Tuesday, July 31, 2012

We Went to the Homeschool Expo - Part 2

A true great Man will neither trample on a Worm, nor sneak to an Emperor. ~Benjamin Franklin

We went to the Homeschool Expo on Friday and…my daughter came home with a new instrument, my husband came home with a new hobby, and I came home broke having spent way, way, way over (yes, three times over) my homeschool budget and I had not bought the one thing I think I would like to get for this year.

My Husband's New Hobby
My husband ran across a booth where they sold a kit with books and instructions to make a worm farm with totes, as a science project for homeschooling children. I think my husband spent as much or more time at that booth as the violin one, although he did not spend any money there, thankfully. He did want to buy a book, but they did not sell single books, except through their website.

You may wonder what is the attraction about worms for us. I have known that that worm and rabbit farming go together well, just not the details as to why. My husband, however, has done more research and before Saturday's end we had started our worm farm. There were two major things I did not know about worms.

One thing is that red wigglers are eat more and reproduce faster than other varieties of earthworms, but the thicker skinned earthworms last longer as fish bait.

The second is that worm "castings" enrich soil--"castings," isn't that kind of a snobbish term for poop from such a lowly creature as a worm? Anyway, what I did not know is that you can lure the worms to one side of your farming area, pour rain water through the vacant part, let it drain and use that enriched water, also called "worm tea," as a ground fertilizer and on plants as a pest deterrent, particularly for aphids, like the ones that just finished off one of my cucumber plants.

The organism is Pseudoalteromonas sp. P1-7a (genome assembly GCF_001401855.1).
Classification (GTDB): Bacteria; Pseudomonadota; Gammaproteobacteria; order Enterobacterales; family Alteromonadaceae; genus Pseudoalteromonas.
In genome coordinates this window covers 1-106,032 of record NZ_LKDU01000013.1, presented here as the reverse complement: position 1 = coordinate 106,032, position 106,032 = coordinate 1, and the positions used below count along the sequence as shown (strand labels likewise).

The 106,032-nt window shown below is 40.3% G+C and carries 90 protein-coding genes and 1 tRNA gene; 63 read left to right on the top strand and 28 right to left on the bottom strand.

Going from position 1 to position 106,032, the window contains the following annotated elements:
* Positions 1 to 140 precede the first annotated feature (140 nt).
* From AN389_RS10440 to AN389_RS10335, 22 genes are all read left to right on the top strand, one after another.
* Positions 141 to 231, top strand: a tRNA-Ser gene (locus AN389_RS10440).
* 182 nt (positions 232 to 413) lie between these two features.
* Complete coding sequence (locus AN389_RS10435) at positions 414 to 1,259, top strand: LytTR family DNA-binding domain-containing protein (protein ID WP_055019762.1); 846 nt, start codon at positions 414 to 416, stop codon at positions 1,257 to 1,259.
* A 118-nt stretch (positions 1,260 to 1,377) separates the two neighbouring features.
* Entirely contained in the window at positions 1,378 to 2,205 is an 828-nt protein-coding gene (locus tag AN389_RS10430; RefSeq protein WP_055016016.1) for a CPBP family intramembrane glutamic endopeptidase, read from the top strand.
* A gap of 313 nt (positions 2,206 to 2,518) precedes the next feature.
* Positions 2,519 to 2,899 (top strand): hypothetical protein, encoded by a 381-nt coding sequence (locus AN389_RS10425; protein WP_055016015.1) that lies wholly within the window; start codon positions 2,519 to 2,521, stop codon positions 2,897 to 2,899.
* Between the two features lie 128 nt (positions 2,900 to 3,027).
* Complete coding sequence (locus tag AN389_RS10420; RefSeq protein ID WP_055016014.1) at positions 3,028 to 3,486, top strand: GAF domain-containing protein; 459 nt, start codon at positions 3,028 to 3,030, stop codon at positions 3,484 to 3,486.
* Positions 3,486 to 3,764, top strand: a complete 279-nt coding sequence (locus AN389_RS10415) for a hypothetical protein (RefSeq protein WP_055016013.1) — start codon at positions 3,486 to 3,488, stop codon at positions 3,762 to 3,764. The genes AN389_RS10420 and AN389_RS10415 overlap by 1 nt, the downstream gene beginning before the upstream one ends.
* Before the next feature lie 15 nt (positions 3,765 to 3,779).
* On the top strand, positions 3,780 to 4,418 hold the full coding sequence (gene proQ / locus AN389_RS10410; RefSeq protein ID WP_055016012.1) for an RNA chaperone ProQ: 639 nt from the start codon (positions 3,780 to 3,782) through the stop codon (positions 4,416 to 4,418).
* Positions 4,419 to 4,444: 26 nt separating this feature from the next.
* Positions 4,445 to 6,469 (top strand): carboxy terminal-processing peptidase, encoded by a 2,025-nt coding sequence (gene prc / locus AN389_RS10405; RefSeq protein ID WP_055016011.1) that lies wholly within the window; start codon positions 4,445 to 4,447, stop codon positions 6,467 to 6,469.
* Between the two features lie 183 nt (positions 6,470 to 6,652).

All our banana peels and other rotten organic foods will be given to our worms and there will be no smell! When the number of red wigglers swell, we will redesign the rabbit cage area so that we are farming worms directly under the lower tier of cages so there should be no more bunny waste to clean and also no more smell there as well.

It is an interesting ecological cycle. The worms can be spread into my gardens to help aerate them and their leached castings can fertilize them also so I can grow more food for the rabbits and, in turn, the rabbits cast off food for the worms. Eventually, I am hoping that the rabbits will further offset the food we need for the cats and dog, but we need to expand a bit before we are there. It could be that our animal food budget could be greatly reduced this time next year, but it does require more work, especially in the way of gardening. Still, bales of hay are cheaper than dog and cat food.

The other problem is that our dog had to be switched to a raw food diet to rid her of a Candida problem. German Shepherds just do better with a raw food diet, but it is an expensive diet if one is buying all the meat, as we have mostly been. Increasing the rabbit production could be very helpful in keeping her in the healthiest state and reducing feed costs.

~ My Lord, may this be a solution for us toward being more independent homesteading within the confines of our subdivision and make better use of our property. ~

2 comments:

  1. My dad had a worm farm. I think onion & citrus are killers so just check. Great fertilizer though!!!!

    ReplyDelete

Thank you fellow travelers for walking and talking with me along this journey.